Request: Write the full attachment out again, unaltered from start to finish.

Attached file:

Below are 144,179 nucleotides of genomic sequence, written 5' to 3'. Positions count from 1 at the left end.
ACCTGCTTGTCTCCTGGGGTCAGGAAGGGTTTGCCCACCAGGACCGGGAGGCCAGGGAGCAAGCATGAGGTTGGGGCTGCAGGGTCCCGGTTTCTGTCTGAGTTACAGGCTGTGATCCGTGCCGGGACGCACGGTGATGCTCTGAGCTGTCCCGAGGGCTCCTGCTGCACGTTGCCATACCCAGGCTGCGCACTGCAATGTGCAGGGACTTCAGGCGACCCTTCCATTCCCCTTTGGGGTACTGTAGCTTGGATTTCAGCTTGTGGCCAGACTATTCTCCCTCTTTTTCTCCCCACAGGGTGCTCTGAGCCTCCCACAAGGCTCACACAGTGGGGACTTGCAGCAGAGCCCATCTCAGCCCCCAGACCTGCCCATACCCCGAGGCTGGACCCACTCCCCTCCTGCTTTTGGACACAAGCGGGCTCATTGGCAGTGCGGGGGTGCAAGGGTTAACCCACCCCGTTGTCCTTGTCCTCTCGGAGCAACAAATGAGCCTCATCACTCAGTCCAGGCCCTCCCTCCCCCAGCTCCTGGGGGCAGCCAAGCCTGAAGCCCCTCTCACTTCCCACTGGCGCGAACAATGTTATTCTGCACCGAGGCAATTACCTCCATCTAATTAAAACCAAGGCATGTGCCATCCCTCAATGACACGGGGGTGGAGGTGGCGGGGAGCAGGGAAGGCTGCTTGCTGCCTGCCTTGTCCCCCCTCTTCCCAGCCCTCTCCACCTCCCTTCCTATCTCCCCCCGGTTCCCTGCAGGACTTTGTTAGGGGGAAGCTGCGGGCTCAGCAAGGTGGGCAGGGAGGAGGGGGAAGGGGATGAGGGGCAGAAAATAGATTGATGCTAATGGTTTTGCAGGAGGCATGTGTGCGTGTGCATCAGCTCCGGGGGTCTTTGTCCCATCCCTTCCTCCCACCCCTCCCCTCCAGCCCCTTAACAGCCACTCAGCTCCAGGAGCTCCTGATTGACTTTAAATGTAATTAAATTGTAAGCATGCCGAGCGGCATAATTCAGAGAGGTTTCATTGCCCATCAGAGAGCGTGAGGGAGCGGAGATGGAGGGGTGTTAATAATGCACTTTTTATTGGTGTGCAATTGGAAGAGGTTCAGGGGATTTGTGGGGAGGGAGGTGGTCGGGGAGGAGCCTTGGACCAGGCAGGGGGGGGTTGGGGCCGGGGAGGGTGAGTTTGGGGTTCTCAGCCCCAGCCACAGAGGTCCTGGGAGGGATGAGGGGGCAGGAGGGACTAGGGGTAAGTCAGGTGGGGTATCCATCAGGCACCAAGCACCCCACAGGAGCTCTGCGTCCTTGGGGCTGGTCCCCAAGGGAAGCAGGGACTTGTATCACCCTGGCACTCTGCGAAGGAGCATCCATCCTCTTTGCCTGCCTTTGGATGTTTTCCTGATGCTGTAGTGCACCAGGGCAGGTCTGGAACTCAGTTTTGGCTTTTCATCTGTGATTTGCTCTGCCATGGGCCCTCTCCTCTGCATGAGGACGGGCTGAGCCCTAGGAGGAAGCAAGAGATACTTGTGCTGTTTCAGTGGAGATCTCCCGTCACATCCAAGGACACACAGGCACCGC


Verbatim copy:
Below are 144,179 nucleotides of genomic sequence, written 5' to 3'. Positions count from 1 at the left end.
ACCTGCTTGTCTCCTGGGGTCAGGAAGGGTTTGCCCACCAGGACCGGGAGGCCAGGGAGCAAGCATGAGGTTGGGGCTGCAGGGTCCCGGTTTCTGTCTGAGTTACAGGCTGTGATCCGTGCCGGGACGCACGGTGATGCTCTGAGCTGTCCCGAGGGCTCCTGCTGCACGTTGCCATACCCAGGCTGCGCACTGCAATGTGCAGGGACTTCAGGCGACCCTTCCATTCCCCTTTGGGGTACTGTAGCTTGGATTTCAGCTTGTGGCCAGACTATTCTCCCTCTTTTTCTCCCCACAGGGTGCTCTGAGCCTCCCACAAGGCTCACACAGTGGGGACTTGCAGCAGAGCCCATCTCAGCCCCCAGACCTGCCCATACCCCGAGGCTGGACCCACTCCCCTCCTGCTTTTGGACACAAGCGGGCTCATTGGCAGTGCGGGGGTGCAAGGGTTAACCCACCCCGTTGTCCTTGTCCTCTCGGAGCAACAAATGAGCCTCATCACTCAGTCCAGGCCCTCCCTCCCCCAGCTCCTGGGGGCAGCCAAGCCTGAAGCCCCTCTCACTTCCCACTGGCGCGAACAATGTTATTCTGCACCGAGGCAATTACCTCCATCTAATTAAAACCAAGGCATGTGCCATCCCTCAATGACACGGGGGTGGAGGTGGCGGGGAGCAGGGAAGGCTGCTTGCTGCCTGCCTTGTCCCCCCTCTTCCCAGCCCTCTCCACCTCCCTTCCTATCTCCCCCCGGTTCCCTGCAGGACTTTGTTAGGGGGAAGCTGCGGGCTCAGCAAGGTGGGCAGGGAGGAGGGGGAAGGGGATGAGGGGCAGAAAATAGATTGATGCTAATGGTTTTGCAGGAGGCATGTGTGCGTGTGCATCAGCTCCGGGGGTCTTTGTCCCATCCCTTCCTCCCACCCCTCCCCTCCAGCCCCTTAACAGCCACTCAGCTCCAGGAGCTCCTGATTGACTTTAAATGTAATTAAATTGTAAGCATGCCGAGCGGCATAATTCAGAGAGGTTTCATTGCCCATCAGAGAGCGTGAGGGAGCGGAGATGGAGGGGTGTTAATAATGCACTTTTTATTGGTGTGCAATTGGAAGAGGTTCAGGGGATTTGTGGGGAGGGAGGTGGTCGGGGAGGAGCCTTGGACCAGGCAGGGGGGGGTTGGGGCCGGGGAGGGTGAGTTTGGGGTTCTCAGCCCCAGCCACAGAGGTCCTGGGAGGGATGAGGGGGCAGGAGGGACTAGGGGTAAGTCAGGTGGGGTATCCATCAGGCACCAAGCACCCCACAGGAGCTCTGCGTCCTTGGGGCTGGTCCCCAAGGGAAGCAGGGACTTGTATCACCCTGGCACTCTGCGAAGGAGCATCCATCCTCTTTGCCTGCCTTTGGATGTTTTCCTGATGCTGTAGTGCACCAGGGCAGGTCTGGAACTCAGTTTTGGCTTTTCATCTGTGATTTGCTCTGCCATGGGCCCTCTCCTCTGCATGAGGACGGGCTGAGCCCTAGGAGGAAGCAAGAGATACTTGTGCTGTTTCAGTGGAGATCTCCCGTCACATCCAAGGACACACAGGCACCGC